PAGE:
What is Dyslexia?

Learn about Dyslexia, the most prevalent type of learning disability.
Teaching Strategies:
Grades:
K |
1 |
2 |
3
Updated on: January 4, 1998
Page 4 of 6

Grades 4-8

At this stage, children progressing normally have mastered basic reading skills and are now expected to learn new information from reading. Many students with dyslexia continue to have significant difficulties with developing word recognition skills and therefore have trouble coping with more advanced reading activities necessary to succeed in the upper elementary grades and beyond. Students with dyslexia will show some of the following characteristics:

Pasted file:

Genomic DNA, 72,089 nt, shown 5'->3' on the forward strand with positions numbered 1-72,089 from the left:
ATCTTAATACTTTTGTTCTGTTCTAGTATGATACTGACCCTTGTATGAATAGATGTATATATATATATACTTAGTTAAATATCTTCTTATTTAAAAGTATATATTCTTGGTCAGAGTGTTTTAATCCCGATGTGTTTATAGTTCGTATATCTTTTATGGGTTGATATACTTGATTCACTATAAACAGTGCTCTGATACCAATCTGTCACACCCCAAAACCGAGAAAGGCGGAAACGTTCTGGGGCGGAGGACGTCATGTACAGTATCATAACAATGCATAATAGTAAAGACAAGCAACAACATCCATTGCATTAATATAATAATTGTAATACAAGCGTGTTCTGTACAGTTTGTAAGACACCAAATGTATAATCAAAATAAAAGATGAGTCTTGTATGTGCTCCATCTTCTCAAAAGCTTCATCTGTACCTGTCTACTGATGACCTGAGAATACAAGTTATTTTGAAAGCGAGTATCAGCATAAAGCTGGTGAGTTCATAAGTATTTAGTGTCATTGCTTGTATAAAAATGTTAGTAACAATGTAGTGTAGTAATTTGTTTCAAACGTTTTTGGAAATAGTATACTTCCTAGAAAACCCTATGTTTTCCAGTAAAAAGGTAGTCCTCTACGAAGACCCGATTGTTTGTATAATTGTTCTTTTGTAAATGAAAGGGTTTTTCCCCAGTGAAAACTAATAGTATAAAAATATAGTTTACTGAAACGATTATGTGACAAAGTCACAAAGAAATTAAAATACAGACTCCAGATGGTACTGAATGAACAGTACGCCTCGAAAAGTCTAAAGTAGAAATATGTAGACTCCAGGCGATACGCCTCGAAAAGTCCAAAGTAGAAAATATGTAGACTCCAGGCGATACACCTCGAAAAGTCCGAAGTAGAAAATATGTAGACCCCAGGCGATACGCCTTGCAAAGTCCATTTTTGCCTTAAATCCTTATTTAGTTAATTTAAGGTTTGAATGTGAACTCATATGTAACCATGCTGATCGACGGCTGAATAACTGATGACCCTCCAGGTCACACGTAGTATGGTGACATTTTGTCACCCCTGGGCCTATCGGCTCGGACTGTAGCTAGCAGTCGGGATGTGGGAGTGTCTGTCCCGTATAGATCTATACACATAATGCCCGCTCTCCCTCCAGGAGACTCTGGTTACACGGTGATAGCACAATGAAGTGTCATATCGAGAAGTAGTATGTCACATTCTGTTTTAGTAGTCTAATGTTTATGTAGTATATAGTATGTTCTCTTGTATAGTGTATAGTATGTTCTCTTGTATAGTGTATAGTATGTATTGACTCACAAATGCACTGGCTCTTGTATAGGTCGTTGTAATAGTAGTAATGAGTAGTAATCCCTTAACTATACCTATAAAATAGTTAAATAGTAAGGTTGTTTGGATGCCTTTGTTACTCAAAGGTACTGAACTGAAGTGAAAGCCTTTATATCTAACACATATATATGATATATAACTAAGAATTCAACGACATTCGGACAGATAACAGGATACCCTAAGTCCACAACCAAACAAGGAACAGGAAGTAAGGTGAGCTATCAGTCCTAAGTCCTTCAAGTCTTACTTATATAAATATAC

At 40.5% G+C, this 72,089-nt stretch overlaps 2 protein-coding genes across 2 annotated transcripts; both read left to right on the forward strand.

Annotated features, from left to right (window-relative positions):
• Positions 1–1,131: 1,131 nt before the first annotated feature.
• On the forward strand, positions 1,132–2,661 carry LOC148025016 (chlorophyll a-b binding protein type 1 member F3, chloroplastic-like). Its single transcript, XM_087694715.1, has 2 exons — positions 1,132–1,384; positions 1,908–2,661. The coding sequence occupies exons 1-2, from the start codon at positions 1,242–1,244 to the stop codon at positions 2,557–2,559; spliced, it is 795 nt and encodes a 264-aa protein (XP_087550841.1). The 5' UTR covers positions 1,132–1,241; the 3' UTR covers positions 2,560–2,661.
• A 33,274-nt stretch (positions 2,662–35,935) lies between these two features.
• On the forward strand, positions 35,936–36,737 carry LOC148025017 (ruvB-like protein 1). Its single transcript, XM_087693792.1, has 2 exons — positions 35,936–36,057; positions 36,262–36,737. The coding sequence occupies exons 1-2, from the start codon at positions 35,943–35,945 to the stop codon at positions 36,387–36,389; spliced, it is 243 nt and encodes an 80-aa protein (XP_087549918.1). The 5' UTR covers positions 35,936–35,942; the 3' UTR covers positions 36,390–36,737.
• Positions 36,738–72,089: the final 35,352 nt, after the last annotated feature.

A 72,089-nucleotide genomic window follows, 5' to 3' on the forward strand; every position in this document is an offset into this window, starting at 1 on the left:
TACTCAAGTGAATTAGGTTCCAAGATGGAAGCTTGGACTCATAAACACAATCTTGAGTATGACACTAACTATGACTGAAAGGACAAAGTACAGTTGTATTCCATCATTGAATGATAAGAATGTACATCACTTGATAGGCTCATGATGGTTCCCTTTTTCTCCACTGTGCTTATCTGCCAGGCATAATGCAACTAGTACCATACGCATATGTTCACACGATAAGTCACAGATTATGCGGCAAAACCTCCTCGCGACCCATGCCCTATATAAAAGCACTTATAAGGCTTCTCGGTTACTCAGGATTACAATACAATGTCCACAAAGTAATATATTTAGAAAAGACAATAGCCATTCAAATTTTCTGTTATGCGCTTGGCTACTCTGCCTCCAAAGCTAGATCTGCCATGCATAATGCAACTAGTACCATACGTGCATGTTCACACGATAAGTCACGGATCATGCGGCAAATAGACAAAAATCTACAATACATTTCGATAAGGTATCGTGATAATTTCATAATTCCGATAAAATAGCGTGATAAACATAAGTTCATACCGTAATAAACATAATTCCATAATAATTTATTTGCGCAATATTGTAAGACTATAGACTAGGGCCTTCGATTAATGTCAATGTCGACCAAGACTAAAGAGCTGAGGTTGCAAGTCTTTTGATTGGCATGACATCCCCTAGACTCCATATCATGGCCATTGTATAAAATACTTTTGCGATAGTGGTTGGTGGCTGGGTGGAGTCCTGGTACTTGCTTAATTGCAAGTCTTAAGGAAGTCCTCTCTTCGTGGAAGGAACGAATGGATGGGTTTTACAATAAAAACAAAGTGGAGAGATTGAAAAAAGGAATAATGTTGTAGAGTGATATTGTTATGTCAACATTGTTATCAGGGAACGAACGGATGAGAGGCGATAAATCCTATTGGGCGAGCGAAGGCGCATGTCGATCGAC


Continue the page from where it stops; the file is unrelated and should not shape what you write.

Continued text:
• significant difficulty reading and spelling multisyllabic words, often omitting entire syllables as well as making single sound errors
  • lack of awareness of word structure (prefixes, roots, suffixes)
  • frequent misreading of common sight words (where, there, what, then, when, etc.)
  • difficulties with reading comprehension and learning new information from text because of underlying word recognition difficulties
  • if underlying oral language problems exist affecting vocabulary knowledge and grammar, difficulties in comprehension of text will occur
  • significant difficulties in writing related to problems in spelling as well as organizing ideas

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